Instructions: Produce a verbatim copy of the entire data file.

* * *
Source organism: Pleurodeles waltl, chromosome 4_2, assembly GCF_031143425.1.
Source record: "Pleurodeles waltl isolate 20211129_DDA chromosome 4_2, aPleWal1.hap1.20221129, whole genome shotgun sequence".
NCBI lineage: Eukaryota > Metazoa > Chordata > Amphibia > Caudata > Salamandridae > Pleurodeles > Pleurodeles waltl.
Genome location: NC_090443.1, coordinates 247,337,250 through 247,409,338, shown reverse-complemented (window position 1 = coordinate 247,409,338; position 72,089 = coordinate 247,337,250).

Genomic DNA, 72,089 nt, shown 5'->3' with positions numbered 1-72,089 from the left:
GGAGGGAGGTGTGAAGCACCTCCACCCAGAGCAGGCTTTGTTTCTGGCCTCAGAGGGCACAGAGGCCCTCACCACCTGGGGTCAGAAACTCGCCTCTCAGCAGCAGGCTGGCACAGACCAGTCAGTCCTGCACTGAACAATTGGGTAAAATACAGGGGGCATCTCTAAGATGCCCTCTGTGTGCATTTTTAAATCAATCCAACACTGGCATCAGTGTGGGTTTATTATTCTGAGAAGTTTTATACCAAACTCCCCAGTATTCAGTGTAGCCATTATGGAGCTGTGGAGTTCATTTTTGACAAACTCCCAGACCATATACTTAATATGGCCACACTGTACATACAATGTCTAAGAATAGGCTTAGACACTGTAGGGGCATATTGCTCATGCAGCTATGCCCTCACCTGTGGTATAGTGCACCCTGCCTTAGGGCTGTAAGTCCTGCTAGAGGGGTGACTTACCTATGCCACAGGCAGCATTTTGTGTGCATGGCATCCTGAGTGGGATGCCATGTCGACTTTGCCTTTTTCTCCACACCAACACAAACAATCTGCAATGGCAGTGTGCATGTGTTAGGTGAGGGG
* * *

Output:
Source organism: Pleurodeles waltl, chromosome 4_2, assembly GCF_031143425.1.
Source record: "Pleurodeles waltl isolate 20211129_DDA chromosome 4_2, aPleWal1.hap1.20221129, whole genome shotgun sequence".
NCBI lineage: Eukaryota > Metazoa > Chordata > Amphibia > Caudata > Salamandridae > Pleurodeles > Pleurodeles waltl.
Genome location: NC_090443.1, coordinates 247,337,250 through 247,409,338, shown reverse-complemented (window position 1 = coordinate 247,409,338; position 72,089 = coordinate 247,337,250).

Genomic DNA, 72,089 nt, shown 5'->3' with positions numbered 1-72,089 from the left:
GGAGGGAGGTGTGAAGCACCTCCACCCAGAGCAGGCTTTGTTTCTGGCCTCAGAGGGCACAGAGGCCCTCACCACCTGGGGTCAGAAACTCGCCTCTCAGCAGCAGGCTGGCACAGACCAGTCAGTCCTGCACTGAACAATTGGGTAAAATACAGGGGGCATCTCTAAGATGCCCTCTGTGTGCATTTTTAAATCAATCCAACACTGGCATCAGTGTGGGTTTATTATTCTGAGAAGTTTTATACCAAACTCCCCAGTATTCAGTGTAGCCATTATGGAGCTGTGGAGTTCATTTTTGACAAACTCCCAGACCATATACTTAATATGGCCACACTGTACATACAATGTCTAAGAATAGGCTTAGACACTGTAGGGGCATATTGCTCATGCAGCTATGCCCTCACCTGTGGTATAGTGCACCCTGCCTTAGGGCTGTAAGTCCTGCTAGAGGGGTGACTTACCTATGCCACAGGCAGCATTTTGTGTGCATGGCATCCTGAGTGGGATGCCATGTCGACTTTGCCTTTTTCTCCACACCAACACAAACAATCTGCAATGGCAGTGTGCATGTGTTAGGTGAGGGG